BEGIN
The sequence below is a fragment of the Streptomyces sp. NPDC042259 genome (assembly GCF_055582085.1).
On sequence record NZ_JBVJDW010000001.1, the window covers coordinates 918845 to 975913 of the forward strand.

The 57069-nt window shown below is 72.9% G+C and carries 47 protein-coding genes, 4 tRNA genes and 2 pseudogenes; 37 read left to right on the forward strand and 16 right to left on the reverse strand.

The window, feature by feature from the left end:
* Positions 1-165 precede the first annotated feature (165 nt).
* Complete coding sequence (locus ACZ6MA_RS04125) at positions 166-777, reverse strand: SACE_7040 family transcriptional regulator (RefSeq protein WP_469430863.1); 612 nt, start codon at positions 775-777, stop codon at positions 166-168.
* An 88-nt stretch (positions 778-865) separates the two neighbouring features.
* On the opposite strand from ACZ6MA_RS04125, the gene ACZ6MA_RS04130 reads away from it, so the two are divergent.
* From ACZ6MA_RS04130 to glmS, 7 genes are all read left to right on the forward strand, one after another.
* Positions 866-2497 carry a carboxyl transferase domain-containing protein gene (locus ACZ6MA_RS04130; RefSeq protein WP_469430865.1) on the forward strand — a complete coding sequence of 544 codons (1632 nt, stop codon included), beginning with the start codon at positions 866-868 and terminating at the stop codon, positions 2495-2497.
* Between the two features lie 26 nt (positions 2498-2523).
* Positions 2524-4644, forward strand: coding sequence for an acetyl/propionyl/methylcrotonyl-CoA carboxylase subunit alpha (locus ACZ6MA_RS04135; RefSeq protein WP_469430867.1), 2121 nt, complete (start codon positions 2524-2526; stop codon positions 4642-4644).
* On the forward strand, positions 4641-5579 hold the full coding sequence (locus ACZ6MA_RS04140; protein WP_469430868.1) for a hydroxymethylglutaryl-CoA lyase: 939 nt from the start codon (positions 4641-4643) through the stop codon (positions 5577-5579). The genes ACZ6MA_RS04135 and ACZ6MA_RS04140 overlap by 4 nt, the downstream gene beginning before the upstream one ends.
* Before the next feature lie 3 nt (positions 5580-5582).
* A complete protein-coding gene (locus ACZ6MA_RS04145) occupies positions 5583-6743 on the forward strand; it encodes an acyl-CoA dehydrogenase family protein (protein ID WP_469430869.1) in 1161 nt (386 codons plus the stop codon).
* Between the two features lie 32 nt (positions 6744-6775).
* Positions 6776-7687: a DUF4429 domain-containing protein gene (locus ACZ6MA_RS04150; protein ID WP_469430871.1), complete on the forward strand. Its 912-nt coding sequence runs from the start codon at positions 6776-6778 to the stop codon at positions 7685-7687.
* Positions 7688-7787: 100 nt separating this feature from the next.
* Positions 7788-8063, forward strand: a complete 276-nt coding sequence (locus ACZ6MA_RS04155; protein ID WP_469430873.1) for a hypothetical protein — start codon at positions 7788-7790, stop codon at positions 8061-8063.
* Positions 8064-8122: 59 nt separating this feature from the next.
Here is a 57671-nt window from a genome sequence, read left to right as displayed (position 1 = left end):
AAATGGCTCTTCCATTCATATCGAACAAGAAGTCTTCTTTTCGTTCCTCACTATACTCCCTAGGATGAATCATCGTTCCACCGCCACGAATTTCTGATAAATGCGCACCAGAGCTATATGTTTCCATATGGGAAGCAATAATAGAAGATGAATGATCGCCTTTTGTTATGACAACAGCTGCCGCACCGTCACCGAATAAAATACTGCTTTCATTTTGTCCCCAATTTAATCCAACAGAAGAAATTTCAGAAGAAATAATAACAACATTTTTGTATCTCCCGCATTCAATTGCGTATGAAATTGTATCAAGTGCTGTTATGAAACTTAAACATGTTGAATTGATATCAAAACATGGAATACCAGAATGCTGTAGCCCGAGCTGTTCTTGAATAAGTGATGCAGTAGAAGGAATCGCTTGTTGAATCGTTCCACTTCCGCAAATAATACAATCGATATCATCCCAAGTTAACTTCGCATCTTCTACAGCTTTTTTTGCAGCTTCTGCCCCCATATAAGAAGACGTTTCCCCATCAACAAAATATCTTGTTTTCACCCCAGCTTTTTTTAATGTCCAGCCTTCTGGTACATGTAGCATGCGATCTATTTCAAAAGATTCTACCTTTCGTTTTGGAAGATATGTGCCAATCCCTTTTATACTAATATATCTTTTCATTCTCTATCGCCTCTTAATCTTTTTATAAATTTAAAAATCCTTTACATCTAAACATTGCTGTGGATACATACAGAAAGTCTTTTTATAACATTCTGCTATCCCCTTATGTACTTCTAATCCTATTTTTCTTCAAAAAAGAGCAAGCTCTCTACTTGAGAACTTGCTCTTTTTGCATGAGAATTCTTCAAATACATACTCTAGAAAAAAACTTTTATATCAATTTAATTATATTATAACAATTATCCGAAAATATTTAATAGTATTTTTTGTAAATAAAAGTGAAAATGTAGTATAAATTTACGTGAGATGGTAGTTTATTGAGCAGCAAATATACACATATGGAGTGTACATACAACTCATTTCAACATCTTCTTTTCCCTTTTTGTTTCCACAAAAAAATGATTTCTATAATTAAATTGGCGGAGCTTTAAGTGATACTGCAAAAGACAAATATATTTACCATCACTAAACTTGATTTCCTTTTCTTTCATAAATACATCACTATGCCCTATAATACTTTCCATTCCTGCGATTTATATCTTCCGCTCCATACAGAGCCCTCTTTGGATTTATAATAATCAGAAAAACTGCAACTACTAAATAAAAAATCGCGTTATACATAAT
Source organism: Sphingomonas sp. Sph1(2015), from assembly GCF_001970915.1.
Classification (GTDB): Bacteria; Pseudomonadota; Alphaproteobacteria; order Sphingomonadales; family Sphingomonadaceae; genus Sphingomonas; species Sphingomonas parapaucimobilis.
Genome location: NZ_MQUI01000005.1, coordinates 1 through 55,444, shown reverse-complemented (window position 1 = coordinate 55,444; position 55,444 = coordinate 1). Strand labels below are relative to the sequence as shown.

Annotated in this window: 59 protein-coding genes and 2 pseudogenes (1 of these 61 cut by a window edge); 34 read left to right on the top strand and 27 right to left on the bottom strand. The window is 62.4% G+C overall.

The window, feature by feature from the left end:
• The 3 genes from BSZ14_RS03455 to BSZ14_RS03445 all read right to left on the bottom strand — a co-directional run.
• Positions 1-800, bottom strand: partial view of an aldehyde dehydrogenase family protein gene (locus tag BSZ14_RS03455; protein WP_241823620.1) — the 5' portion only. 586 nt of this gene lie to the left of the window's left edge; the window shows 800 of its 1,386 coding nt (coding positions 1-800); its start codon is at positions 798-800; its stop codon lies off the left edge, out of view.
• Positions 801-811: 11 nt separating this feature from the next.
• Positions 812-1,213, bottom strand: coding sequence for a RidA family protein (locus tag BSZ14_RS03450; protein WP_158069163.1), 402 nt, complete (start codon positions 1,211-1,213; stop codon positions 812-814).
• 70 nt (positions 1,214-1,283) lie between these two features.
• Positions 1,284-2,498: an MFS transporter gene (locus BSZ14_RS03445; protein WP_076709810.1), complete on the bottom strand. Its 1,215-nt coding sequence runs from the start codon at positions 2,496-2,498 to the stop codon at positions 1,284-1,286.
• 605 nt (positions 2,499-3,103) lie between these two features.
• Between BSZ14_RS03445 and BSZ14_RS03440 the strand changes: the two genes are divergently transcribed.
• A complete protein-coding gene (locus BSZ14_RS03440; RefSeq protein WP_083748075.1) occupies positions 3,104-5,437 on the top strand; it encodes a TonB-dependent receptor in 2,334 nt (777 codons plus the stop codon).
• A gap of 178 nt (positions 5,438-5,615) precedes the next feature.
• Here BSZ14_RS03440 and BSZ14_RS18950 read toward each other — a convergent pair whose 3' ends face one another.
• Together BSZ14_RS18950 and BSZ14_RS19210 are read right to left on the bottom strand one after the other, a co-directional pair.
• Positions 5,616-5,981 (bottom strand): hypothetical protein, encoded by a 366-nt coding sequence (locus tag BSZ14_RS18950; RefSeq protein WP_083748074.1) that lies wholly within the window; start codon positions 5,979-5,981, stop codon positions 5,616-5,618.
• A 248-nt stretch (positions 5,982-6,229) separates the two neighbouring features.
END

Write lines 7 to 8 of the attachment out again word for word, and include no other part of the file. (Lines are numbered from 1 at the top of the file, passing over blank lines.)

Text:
* An 88-nt stretch (positions 778-865) separates the two neighbouring features.
* On the opposite strand from ACZ6MA_RS04125, the gene ACZ6MA_RS04130 reads away from it, so the two are divergent.